Friday, August 29, 2008

Let's talk pasta!

Easily a favorite and one of the things that I love about it is how versatile it can be. It can also be simple and easy without taking much time to make, as well as a great way to get your daily food groups requirement. These three recipes are some of my favorite to make, simple and full of flavor.

Chicken Carbonera, with sundried tomatoes & fresh basil

Served on penne


Vegetable oil 200 ml

Chicken breasts, sliced 2 (serves 3-4)

Bacon, diced 250 g

Bay leaf, optional 2

Onion, diced 150 g

Garlic, minced 100 g

Sundried Tomatoes, chopped 250 g

White wine (optional) splash (chardonnay, or substitute with water)

Flour, all purpose 300 g

Heavy cream, 35% 1 cup

Mozzarella, shredded 150 g (substitute with parmesan)

Fresh basil 50 g

Salt & Pepper To Taste


  1. Boil some water and cook your pasta.
  2. Heat oil over medium heat and add the chicken.
  3. Add diced bacon and bay leaf.
  4. Add onion and garlic and sauté until onions are translucent.
  5. Add sundried tomatoes and wine and bring to a simmer.
  6. Add flour, stirring constantly until you get a light paste consistency.
  7. Add heavy cream and bring to a simmer
  8. Add the cheese and basil, slightly stirring until cheese is melted.
  9. Add the basil, and season to taste.


This is a very easy recipe to put together and you could even freeze it to have it ready for those days when you just don’t feel like taking the time to cook anything.


Pasta sheets, cooked

Bolognese sauce (recipe in previous entry)

Ricotta cheese 500 g

Spinach, stemmed 1 kg

*Mozzarella cheese, shredded enough to form a thin top layer

Fresh parsley just enough to garnish


  1. To layer the lasagna start with a layer of meat at the bottom, pasta, ricotta cheese & spinach, pasta, meat, and coat with cheese.
  2. Cover aluminum foil and seal tightly.
  3. Pre-heat oven to 350F
  4. Cook lasagna to an internal temperature of 160F. If you don’t have a thermometer you can use a butter knife, just poke in the middle and with it touch just underneath your bottom lip to feel the heat.
  5. Remove aluminum foil and brown the cheese slightly.
  6. Garnish with parsley

*You can use your favorite cheese, or a combination here. Play around with it and find something you like. I like a combination of mozzarella and asiago.

*Mediterranean Vegetable Penne

One of the benefits of this dish is that it takes very little time to make. You can chop all your vegetables the day before and have ready to just throw together.


Vegetable oil 100 ml

Red onion, sliced 1 half

Garlic, minced 100 g

Roma tomatoes, diced 2 (substitute with sundried tomatoes)

Canned artichokes, drained 1

Canned black olives, drained 1

Dry white wine 50 ml

Fresh basil, thinly sliced 60 g

Fresh flat leaf parsley, chopped 60 g

Parmesan cheese 40 g

Salt & pepper To Taste


  1. Heat oil over medium heat and add the onions.
  2. When onions are soft, add garlic and tomatoes and sauté for about a minute.
  3. Add the canned vegetables and wine and bring to a simmer.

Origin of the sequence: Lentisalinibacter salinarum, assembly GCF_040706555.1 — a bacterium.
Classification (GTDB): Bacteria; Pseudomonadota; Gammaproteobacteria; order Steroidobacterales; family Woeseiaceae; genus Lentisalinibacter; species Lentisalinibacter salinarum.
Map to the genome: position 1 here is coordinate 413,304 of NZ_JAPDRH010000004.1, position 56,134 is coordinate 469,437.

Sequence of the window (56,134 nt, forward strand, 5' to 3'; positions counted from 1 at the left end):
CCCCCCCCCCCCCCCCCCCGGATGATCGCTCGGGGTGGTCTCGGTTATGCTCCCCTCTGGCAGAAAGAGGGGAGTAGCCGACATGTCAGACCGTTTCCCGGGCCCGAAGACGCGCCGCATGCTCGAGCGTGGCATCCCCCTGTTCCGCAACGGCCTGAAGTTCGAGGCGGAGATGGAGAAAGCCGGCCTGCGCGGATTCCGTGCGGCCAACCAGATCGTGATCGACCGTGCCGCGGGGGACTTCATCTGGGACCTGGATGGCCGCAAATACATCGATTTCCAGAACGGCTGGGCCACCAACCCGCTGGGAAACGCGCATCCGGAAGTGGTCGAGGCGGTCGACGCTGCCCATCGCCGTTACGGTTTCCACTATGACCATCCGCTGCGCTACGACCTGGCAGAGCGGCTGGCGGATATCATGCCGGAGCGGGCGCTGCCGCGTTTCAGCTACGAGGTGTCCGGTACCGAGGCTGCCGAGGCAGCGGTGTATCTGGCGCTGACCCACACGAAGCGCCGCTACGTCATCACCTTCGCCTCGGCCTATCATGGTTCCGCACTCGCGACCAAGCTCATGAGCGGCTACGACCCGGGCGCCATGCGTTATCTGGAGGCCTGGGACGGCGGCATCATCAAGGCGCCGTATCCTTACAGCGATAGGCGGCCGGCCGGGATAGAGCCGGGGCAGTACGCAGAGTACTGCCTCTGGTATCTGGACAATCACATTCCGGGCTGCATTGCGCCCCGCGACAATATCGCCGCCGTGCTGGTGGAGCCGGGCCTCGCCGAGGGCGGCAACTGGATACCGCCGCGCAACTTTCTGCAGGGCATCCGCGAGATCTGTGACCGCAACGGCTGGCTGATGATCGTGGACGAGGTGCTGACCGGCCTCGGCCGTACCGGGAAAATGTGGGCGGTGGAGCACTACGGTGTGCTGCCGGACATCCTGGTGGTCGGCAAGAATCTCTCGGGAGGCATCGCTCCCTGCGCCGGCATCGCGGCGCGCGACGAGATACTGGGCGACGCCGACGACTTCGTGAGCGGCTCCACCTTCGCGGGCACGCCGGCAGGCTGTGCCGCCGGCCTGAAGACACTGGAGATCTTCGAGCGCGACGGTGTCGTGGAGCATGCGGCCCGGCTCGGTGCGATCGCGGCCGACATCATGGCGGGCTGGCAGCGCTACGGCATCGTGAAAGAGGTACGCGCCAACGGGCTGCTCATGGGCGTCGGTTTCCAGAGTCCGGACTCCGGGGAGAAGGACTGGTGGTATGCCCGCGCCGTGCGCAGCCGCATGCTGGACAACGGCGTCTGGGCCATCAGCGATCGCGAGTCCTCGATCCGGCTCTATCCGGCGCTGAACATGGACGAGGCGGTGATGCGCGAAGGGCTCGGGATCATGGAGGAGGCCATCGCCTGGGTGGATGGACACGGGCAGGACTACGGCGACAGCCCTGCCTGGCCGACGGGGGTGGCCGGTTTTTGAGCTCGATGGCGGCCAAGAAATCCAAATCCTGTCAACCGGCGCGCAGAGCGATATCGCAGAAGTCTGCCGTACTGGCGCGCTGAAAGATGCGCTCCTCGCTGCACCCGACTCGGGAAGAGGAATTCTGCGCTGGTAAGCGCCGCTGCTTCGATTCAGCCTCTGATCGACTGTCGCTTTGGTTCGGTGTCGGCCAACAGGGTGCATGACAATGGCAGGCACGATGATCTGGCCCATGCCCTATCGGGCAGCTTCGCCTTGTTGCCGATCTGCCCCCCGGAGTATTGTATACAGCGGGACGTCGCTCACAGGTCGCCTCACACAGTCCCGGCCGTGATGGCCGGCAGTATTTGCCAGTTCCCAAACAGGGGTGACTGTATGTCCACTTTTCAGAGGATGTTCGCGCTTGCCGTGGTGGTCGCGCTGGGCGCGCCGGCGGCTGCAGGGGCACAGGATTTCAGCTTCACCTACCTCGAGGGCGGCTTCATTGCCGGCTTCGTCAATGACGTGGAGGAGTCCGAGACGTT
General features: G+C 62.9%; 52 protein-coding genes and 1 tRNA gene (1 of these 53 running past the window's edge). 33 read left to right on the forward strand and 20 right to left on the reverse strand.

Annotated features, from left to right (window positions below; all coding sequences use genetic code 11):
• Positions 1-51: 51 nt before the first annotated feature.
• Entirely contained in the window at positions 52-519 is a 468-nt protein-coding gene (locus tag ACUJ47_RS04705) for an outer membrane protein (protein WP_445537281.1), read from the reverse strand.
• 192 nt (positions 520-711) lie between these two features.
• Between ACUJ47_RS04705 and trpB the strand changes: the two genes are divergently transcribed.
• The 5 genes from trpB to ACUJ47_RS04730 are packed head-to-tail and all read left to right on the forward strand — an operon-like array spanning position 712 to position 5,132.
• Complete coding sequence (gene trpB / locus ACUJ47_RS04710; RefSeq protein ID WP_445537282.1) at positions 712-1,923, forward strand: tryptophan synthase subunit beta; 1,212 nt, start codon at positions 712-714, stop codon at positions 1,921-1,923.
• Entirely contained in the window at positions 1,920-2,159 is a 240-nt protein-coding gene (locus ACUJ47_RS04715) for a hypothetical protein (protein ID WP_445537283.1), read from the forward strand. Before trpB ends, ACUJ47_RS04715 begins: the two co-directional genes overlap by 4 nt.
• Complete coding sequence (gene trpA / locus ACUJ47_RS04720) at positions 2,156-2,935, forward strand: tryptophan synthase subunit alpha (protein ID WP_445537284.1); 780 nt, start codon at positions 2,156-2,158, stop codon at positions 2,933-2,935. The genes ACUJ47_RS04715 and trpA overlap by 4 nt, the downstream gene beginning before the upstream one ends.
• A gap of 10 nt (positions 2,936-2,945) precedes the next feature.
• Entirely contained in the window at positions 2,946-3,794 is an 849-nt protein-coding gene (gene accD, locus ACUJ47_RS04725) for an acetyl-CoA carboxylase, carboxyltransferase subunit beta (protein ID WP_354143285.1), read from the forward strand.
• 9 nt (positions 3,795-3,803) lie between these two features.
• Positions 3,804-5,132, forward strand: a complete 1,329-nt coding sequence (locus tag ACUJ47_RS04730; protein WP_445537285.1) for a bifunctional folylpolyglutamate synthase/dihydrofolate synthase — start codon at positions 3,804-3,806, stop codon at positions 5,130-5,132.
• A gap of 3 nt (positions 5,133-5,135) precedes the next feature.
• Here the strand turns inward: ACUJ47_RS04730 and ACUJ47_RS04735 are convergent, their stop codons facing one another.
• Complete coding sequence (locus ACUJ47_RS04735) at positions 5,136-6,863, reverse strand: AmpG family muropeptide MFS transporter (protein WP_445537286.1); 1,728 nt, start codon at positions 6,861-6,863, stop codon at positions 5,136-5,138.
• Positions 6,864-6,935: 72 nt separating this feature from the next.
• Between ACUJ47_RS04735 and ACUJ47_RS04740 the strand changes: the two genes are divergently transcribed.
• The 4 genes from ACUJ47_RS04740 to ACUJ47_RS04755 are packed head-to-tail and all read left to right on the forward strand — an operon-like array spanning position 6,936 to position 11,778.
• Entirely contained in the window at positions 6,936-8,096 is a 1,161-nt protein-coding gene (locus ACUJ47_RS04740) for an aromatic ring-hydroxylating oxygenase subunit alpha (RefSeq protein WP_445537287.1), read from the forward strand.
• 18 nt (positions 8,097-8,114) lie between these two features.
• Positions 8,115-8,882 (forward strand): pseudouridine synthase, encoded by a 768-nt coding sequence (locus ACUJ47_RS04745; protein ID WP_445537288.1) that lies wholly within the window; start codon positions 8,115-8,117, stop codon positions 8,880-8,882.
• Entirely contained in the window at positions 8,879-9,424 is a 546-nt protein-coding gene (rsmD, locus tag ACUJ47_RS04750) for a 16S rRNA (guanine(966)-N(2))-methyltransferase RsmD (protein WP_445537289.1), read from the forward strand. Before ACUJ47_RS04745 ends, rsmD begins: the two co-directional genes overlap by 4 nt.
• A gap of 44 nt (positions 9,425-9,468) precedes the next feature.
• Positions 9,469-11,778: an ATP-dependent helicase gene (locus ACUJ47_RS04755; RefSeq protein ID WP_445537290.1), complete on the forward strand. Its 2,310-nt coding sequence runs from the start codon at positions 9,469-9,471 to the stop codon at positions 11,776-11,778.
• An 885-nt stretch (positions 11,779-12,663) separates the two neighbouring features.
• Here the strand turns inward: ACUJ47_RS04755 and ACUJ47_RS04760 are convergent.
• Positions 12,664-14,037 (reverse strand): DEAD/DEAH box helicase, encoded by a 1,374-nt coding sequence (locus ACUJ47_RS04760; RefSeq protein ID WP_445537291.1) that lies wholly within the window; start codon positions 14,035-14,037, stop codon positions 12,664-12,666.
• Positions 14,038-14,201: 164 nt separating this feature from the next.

4. Finish with the fresh herbs, cheese and season to taste.

* Mediterranean cuisine can be described as a fusion of the foods from all the cultures surrounding the Mediterranean Sea. Given the geography, the cuisine of these nations have influenced each other over time and evolved into sharing common principles and ingredients, making this type of cuisine very flexible.


NSFL said...

I'm definitely going to try a couple of these.

Alex Rodas said...

Let me know what you think.

NSFL said...

Alrighty, so I tried the lasagna recipe and I have a few comments. If you intend for this to be a really really beginners type how to cook blog, you're going to need more specific and structured instructions. I've grown up cooking, but it was chinese food, not western/white people food. So I actually found the recipe kinda hard just because it was vague. Things you might think are totally common sense and can be learned from watching mom/dad cooking were things I lacked. Like how many noodles I needed, noodle cooking instructions, things like what I should be looking for to not screw up the sauce, how big a pan I should have used. Lol, I sound like an idiot. But those things all needed to be specified. Although, despite all my screw ups, it did turn out pretty good. Totally edible and I have leftovers for the next 3 days.

Alex Rodas said...


making mistakes is part of the learning curve and by the sounds of it you were able to get through the recipe.

" many noodles I needed, noodle cooking instruction"

One box has enough lasagna sheets for this recipe. Cooking instruction are printed on the side of the box but the basic way to cook pasta is to boil anywhere from 7 to 12 minutes or until al-dente.

"...what I should be looking for to not screw up the sauce"

Anytime you're cooking something with tomato sauce the key is heat control. There are natural sugars in tomatoes that will cause the sauce to burn if you cook it at a high temperature. Most stoves have a number setting on the dial so for something like this you'll need to set the dial between 2 and 4, keeping the sauce at a slow simmer.

Hope that helps and keep checking for more recipes.